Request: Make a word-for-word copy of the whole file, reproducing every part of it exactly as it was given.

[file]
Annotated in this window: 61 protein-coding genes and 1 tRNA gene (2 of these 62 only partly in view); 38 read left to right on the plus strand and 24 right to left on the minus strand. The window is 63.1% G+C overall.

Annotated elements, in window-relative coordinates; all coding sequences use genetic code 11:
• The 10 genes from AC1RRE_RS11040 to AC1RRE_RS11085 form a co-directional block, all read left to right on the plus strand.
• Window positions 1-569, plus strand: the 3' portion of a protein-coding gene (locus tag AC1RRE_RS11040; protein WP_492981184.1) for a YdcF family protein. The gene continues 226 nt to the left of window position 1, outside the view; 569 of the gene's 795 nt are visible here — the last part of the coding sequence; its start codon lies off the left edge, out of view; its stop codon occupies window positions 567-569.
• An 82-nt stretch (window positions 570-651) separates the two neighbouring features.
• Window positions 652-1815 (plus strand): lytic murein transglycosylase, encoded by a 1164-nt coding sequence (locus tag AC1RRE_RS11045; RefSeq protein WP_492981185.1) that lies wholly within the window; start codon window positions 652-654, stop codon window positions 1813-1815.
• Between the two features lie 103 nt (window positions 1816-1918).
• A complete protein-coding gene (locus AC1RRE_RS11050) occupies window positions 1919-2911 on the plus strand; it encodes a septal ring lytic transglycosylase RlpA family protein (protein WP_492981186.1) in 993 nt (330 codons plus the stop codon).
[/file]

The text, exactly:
Annotated in this window: 61 protein-coding genes and 1 tRNA gene (2 of these 62 only partly in view); 38 read left to right on the plus strand and 24 right to left on the minus strand. The window is 63.1% G+C overall.

Annotated elements, in window-relative coordinates; all coding sequences use genetic code 11:
• The 10 genes from AC1RRE_RS11040 to AC1RRE_RS11085 form a co-directional block, all read left to right on the plus strand.
• Window positions 1-569, plus strand: the 3' portion of a protein-coding gene (locus tag AC1RRE_RS11040; protein WP_492981184.1) for a YdcF family protein. The gene continues 226 nt to the left of window position 1, outside the view; 569 of the gene's 795 nt are visible here — the last part of the coding sequence; its start codon lies off the left edge, out of view; its stop codon occupies window positions 567-569.
• An 82-nt stretch (window positions 570-651) separates the two neighbouring features.
• Window positions 652-1815 (plus strand): lytic murein transglycosylase, encoded by a 1164-nt coding sequence (locus tag AC1RRE_RS11045; RefSeq protein WP_492981185.1) that lies wholly within the window; start codon window positions 652-654, stop codon window positions 1813-1815.
• Between the two features lie 103 nt (window positions 1816-1918).
• A complete protein-coding gene (locus AC1RRE_RS11050) occupies window positions 1919-2911 on the plus strand; it encodes a septal ring lytic transglycosylase RlpA family protein (protein WP_492981186.1) in 993 nt (330 codons plus the stop codon).